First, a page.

Lauren Devine and Alexis Polen
DescriptionColleagues Lauren Devine (33) and Alexis Polen [no age given] come together to share their personal and professional experiences to analyze the field of Human Trafficking.
Subject Log / Time Code
- Lauren Devine
- Alexis Polen
Recording LocationVirtual Recording
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00:02 My name is Alexis Polen. Today is March 19th, 2021. I'm here with Lauren Devine and my colleague at the office on trafficking in persons. Otherwise.
00:16 Hi, I am Lauren Devine. I'm 33 years old. Today is March 19th, 2021 and grateful to be here, not office of traffic.
00:37 I'm good. I'm definitely been busy busy busy month. Yeah, I think busy is probably the proper terminology feel like I'm kind of just like floating between meetings and situation.
00:56 Same here in here, things have definitely gotten busier.
01:02 Trafficking in persons work on issues that are related to all populations and labor and trafficking. But we also have a close relationship. Just because we're also part of the administration for children and families with office of refugee resettlement. And I know that our team that you leave Lauren, lot of the cases. You look out for trafficking for children, 10 to come from, or be about children, who are migrating across by himself. So, unaccompanied minors rights do children under the age of 18, who are
01:45 Who are or just not with a legal guardian, who then are apprehended by Department of Homeland, Security? And then Homeland Security, is really required to transfer them to House of Human Services custody within 72 hours of their concerns of trafficking. I know that tends to end up in your hand, soap review at some point. And so as we're seeing was a lot of kids, you know, who are coming to the US. Then that means our office is definitely engaged and I know that you're feeling it and, and I'm feeling it too. So, I'm just wondering how, how are you finding the time to work on extra stuff?
02:27 I've been trying to expand time and make more than 24 hours in a day, but it's not working and getting creative with the time that I do have. I think I find p o. I I think working virtually. I have been working so much with calendars in Outlook and working on electronic calendars and in writing things down. But this last couple weeks. I've been back to my Andy notebook and pen and paper to write down things to do. Because you'll be working in one thing and then something will come through like play that you have to respond to that's really important. And so I've just been writing everything down and actually that's been helping with my time. Just keeping track.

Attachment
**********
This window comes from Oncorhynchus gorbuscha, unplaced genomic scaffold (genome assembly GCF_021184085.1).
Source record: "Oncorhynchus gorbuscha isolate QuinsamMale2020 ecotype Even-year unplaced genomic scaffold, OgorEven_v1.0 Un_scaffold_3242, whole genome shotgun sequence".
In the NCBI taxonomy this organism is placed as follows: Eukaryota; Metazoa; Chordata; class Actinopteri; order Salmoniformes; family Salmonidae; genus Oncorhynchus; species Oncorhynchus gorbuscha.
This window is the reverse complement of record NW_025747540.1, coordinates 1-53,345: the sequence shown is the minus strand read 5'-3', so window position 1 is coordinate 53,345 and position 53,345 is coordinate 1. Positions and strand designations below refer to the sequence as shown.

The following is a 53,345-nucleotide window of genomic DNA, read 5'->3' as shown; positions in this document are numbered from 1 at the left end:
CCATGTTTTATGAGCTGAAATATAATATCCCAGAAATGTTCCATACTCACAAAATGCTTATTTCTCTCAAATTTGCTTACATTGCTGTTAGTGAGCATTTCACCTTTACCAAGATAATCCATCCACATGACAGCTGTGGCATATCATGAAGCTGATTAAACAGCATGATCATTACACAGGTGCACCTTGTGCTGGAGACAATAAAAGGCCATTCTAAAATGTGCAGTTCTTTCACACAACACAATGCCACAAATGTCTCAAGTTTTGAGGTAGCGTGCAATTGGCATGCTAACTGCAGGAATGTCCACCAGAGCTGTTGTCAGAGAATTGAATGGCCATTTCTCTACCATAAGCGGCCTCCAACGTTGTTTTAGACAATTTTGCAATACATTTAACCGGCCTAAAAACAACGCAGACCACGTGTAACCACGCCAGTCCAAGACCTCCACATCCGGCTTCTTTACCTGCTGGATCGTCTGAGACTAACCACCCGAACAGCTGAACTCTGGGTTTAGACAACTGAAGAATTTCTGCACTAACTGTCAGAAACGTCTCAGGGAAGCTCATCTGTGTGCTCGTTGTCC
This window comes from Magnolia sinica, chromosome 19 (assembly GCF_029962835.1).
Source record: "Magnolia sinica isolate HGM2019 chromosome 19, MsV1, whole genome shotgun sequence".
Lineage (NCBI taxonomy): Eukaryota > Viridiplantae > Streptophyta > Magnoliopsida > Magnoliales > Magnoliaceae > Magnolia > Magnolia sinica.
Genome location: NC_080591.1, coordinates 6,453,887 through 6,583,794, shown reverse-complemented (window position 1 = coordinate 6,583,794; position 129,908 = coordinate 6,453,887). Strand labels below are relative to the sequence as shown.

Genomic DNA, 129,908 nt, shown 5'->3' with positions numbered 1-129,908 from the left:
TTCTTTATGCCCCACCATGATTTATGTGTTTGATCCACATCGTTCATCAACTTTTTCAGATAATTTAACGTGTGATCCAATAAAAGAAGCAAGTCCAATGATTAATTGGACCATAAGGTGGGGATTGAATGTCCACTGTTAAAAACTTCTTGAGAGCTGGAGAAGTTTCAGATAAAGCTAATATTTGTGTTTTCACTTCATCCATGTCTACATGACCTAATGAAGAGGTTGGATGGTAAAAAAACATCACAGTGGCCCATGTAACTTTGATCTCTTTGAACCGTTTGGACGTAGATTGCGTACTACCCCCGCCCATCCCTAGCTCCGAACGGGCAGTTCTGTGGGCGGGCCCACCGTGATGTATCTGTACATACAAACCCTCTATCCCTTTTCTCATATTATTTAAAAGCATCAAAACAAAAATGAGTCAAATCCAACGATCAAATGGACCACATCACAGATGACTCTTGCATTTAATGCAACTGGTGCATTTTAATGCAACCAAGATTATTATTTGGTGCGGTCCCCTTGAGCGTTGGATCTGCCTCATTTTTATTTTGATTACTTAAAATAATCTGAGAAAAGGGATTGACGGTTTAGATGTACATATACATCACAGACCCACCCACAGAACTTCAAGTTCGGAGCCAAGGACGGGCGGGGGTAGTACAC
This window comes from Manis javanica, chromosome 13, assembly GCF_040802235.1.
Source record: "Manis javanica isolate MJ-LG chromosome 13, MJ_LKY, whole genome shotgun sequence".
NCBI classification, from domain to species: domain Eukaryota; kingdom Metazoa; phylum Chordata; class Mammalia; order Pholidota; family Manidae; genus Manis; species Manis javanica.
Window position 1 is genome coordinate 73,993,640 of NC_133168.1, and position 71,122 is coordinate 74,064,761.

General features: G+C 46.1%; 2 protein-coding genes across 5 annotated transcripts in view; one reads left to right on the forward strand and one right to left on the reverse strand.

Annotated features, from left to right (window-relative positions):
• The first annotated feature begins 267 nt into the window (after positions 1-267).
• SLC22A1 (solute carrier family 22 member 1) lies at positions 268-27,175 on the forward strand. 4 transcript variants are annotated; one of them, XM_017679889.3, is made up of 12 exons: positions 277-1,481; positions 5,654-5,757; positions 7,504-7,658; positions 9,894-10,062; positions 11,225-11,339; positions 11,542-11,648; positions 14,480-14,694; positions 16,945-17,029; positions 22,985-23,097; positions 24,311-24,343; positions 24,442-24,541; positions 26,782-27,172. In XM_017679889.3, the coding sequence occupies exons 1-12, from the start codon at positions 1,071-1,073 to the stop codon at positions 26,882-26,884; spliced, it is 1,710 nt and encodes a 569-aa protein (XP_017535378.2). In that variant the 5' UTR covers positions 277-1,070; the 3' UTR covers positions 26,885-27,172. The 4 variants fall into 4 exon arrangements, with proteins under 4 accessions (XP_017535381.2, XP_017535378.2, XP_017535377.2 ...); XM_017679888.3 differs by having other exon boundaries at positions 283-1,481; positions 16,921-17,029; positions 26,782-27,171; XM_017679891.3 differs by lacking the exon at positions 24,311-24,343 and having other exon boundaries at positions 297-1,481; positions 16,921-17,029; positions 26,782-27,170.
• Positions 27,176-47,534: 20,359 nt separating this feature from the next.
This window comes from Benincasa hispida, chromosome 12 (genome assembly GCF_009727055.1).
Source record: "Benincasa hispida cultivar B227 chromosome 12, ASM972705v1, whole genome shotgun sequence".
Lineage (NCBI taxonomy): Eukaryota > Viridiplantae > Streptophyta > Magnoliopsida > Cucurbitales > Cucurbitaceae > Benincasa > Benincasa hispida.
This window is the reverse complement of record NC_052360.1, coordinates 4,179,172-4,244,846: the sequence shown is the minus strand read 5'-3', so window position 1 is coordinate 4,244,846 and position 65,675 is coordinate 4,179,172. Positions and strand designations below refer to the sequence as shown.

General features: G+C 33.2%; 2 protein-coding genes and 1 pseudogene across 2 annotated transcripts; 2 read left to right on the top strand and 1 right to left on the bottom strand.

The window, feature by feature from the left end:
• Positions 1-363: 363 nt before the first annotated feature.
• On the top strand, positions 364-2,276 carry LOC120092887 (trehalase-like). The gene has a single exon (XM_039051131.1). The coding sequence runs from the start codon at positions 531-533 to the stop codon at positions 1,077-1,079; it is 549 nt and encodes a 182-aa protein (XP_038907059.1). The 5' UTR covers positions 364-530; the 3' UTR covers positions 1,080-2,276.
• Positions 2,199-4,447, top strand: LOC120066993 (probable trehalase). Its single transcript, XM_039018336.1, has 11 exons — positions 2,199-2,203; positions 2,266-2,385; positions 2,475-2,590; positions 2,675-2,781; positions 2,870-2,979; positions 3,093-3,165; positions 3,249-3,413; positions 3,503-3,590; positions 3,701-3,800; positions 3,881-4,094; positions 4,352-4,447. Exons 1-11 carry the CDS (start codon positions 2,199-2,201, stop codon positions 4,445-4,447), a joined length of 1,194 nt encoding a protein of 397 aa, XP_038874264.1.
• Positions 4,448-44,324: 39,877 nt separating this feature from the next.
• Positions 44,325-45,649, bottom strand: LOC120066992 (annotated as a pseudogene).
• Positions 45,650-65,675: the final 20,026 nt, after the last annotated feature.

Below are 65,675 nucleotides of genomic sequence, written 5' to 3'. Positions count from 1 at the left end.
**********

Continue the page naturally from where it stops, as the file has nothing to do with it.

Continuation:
03:15 I've been also probably ordering too much food and not cooking as much. Lots of sushi. A lots of yummy food ever. And yeah, trying to definitely make time to get at least eight or nine hours of sleep because I am not function without it and it take time to puppy weeks ago. So I'm being creative with the time I guess for me a different cuz I have no control over the Sleep situation. I have a son, you know, covid-19 pandemic old are the first half a year or so of his life because of quarantine and etcetera and so he was introduced absolutely nothing in terms of introductions, the bacteria and buy.
04:15 Immune system. So now he's a dick and die quickly for the last more than 2 to 3 hours at a time is when it does happen. It's a real gift. So it's about exercise. I guess it's like really the only way that I can kind of incorporate some things that's going to help her engaged in the way Each of which is being super flexible. And yet being able to see detailed specific about the estate agent or a certain region or a case manager, or local law enforcement, or whoever it is that needs to engage with us and needs some help understanding how to add services to a trafficking.
05:09 Switching, gears a little bit more and I was curious. I know you told me once upon a time that
05:21 Actually pursued for a degree when you are in school. You pursued a degree related to human trafficking and I even think you said that you studying the circumstances and contacts around unaccompanied children as well. And I'm just curious if that's a true and be. How did you even discover this as a societal issue? Because I know me when I started working with a company kids, 10 years ago. I actually had never had had not even heard of the issue until I started the work. Sorry. I love the look know a little bit more about how you were so prescient and knowing that there is need and why you're so immediately until actually engaged.